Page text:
The indexing strategy supporting the table
When building a substitution rule it is good practice to locate on the table name (having built the rule and chosen your columns to be masked) and, using the Right Mouse Button, display the indexes on the table.
This now allows us to understand the overhead of index updating when the table is updated. Remembering always that we need to retain either the PK or a UK we may now choose to disable these two indexes and then rebuild them after the masking operation has run. We do this using Command Rules which will execute any DML or DDL which the user connecting in the Rule Controller has permissions to execute.
Notice that the Trigger Manager was highlighted as the rule in context when the New Rule option was chosen. This means that the next new rule will be in that same “Pre-processing” block 00:
It follows that locating on the block 99 Trigger Manager and creating another Command Rule to rebuild the indexes would be your next step.
Note: Always remember that your next rule will be in the same rule block as the rule which you have in focus!
Unique Key constraints
Does your table only have a Unique Key constraint? As this would be the only unique row identifier (whether simple or compound) Data Masker will, of course, choose it.
The code executed in the example above is:
UPDATE [dbo].[Test_Customer] set [Customer_name]=CASE WHEN [Customer_name] IS NULL THEN cast(NULL as nvarchar(50)) WHEN [Customer_name] = '' THEN '' ELSE @u_Customer_name END, [Customer_email]=CASE WHEN [Customer_email] IS NULL THEN cast(NULL as nvarchar(50)) WHEN [Customer_email] = '' THEN '' ELSE @u_Customer_email END where isnull(CAST([Customer_id] as varchar),'null') = isnull(CAST(@j_Customer_id as varchar),'null')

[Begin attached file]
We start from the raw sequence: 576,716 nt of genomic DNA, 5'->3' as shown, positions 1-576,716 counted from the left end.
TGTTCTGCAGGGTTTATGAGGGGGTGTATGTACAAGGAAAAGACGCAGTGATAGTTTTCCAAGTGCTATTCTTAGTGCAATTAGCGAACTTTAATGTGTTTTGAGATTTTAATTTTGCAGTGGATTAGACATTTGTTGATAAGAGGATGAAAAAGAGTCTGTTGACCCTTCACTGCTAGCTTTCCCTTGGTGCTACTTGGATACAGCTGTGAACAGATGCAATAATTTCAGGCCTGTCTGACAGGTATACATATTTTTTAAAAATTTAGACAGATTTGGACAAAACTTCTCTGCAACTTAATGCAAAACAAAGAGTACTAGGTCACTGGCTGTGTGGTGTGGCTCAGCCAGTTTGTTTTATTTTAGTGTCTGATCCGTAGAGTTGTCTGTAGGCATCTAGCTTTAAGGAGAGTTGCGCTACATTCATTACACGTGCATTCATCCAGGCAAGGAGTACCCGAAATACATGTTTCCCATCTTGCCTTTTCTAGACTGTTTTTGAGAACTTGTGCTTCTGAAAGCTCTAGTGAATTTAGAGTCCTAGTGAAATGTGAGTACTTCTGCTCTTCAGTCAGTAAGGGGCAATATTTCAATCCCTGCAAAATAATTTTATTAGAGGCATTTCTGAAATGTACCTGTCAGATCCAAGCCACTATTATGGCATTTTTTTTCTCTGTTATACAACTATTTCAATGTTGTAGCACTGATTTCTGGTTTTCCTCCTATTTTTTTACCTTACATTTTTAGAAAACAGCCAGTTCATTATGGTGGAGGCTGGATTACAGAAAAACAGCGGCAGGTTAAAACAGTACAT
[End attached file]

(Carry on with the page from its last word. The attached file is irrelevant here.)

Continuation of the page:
When executed, this rule performs badly. The stats after ~ 1 hour were:
(The “Errored” is because the rule execution was terminated prior to completion).
In the Primary Key scenario earlier, performance was acceptable because the Optimiser chose an execution plan based upon the fact that a PK cannot be null. In this scenario, however, one key item “may” be NULL. The UK may equally be of a compound construct giving us a number of combinations of NULL valued key contents. The Optimiser therefore takes a different approach.
If this is the case, look at the Unique Key constraint. Is it simple or compound? Do any of the key items contain a NULL. Look at the data and confirm it. If there are no NULLS we can change the approach to this rule using an Option in the Substitution Rule context:
Update the Substitution Rule.
Run the rule and the results are very different:
Why does Data Masker use IS NULL by default? It’s to future-proof the tool as Microsoft evolves NULL handling. For background have a look at:
…. but now you know about the Force ISNULLs off switch!
Anything else I might do?
Sometimes we may have a number of items which need to be masked in a single row. There’s no fixed guidance (since it’s all resource related) as to how many columns should be updated in a single rule but we work on the rule of thumb of 6 to 8. The premise is simple – there’s going to be 1,000 rows go up to the server from Data Masker and the more columns being updated, the wider the update statement is and the greater the pressure on the RDBMS to accommodate them.
Sometimes it’s worth trying to “Split” the rule into more manageable chunks.
This invokes a dialogue where you can define the number of columns as the divisor:
The net result is two rules:
However, we must proceed with caution!
These rules now reside in the same rule block number and are addressing the same table. It’s possible, therefore, that there may be a deadlock on them since Data Masker implements a two connection strategy by default and this can be increased to 16. The Data Masker Scheduler will therefore see these two rules as candidates for concurrent execution. To address this, we make the second rule dependent upon the first with a simple drag and drop operation.
Yes. There’s always email@example.com . Never hesitate in contacting our team if you need help in creating your data masking sets.